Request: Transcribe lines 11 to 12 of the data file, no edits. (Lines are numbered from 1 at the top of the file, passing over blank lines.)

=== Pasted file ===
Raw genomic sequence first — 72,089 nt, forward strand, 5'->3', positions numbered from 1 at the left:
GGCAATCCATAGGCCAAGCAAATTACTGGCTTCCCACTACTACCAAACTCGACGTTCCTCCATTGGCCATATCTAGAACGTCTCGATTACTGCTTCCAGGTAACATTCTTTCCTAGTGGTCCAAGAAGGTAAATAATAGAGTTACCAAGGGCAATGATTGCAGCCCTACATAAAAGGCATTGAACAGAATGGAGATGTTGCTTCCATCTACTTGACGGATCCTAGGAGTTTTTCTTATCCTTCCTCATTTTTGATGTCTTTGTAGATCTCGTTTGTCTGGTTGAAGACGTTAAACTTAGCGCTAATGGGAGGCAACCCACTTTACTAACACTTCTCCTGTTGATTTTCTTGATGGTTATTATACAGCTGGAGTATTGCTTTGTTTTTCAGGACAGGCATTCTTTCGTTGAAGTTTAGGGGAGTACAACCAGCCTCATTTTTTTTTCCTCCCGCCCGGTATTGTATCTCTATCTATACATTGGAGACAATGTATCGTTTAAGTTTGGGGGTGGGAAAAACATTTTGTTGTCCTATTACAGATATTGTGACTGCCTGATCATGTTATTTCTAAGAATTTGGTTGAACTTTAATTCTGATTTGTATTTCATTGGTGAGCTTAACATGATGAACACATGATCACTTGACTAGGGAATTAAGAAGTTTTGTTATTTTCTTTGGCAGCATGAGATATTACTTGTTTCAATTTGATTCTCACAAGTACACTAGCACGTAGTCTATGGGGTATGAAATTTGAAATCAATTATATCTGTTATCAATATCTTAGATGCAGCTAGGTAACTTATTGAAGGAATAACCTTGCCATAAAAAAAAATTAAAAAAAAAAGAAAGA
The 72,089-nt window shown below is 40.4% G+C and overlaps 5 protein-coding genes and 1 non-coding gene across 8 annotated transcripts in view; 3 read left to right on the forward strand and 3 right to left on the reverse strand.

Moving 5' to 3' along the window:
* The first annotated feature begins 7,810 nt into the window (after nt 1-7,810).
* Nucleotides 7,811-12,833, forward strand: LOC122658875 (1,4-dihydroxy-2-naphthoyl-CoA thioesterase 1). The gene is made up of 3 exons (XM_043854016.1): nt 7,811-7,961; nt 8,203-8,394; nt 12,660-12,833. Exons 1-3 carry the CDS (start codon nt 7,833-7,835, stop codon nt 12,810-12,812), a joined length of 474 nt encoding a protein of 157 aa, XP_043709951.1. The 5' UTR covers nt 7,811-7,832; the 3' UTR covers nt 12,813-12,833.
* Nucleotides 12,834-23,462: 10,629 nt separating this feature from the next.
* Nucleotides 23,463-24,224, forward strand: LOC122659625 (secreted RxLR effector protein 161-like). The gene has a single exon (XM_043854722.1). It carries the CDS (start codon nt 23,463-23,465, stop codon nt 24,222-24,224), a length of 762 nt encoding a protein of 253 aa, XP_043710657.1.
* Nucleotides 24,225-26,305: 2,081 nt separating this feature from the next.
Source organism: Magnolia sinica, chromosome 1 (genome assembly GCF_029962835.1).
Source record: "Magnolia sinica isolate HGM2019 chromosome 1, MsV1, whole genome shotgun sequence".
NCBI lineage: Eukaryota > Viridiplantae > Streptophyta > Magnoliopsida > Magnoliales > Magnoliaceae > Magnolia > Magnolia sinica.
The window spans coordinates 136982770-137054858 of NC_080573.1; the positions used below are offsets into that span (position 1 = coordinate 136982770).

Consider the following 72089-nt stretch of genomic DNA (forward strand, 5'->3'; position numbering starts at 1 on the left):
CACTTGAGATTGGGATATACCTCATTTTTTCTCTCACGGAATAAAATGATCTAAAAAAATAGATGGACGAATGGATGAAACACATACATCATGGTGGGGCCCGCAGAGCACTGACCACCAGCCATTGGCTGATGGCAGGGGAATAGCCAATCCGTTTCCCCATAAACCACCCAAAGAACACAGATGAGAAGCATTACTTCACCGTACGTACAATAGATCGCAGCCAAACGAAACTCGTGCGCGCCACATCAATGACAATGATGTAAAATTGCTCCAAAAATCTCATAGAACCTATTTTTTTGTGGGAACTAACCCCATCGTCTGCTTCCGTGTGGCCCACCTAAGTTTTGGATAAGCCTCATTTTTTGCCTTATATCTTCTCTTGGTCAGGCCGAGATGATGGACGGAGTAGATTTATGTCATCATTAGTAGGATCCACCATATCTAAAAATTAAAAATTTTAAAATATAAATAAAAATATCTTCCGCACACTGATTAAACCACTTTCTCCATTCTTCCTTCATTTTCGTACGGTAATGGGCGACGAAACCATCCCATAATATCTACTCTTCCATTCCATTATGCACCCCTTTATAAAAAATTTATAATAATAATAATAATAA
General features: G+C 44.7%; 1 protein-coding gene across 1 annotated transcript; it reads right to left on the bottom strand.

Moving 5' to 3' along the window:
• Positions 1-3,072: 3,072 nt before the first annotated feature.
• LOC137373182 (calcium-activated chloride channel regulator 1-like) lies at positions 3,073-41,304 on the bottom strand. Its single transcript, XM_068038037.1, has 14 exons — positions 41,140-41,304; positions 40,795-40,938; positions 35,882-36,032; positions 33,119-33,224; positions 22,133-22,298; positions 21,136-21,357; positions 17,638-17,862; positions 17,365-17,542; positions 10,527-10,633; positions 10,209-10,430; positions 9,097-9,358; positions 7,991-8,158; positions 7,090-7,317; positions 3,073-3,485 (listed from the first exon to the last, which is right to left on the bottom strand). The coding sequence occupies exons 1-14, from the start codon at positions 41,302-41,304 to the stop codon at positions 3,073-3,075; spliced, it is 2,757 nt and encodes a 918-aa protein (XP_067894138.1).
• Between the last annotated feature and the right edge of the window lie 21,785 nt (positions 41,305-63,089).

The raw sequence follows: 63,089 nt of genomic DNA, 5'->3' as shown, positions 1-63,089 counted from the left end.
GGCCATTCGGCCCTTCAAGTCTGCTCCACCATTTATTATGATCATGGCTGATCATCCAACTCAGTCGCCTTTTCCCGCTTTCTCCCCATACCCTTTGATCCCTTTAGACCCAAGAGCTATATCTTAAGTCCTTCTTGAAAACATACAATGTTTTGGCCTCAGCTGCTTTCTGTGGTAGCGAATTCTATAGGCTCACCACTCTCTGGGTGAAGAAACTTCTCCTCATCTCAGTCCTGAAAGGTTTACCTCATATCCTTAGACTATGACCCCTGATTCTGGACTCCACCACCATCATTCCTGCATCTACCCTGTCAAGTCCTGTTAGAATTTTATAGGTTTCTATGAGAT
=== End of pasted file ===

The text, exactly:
Source record: "Magnolia sinica isolate HGM2019 chromosome 1, MsV1, whole genome shotgun sequence".
NCBI lineage: Eukaryota > Viridiplantae > Streptophyta > Magnoliopsida > Magnoliales > Magnoliaceae > Magnolia > Magnolia sinica.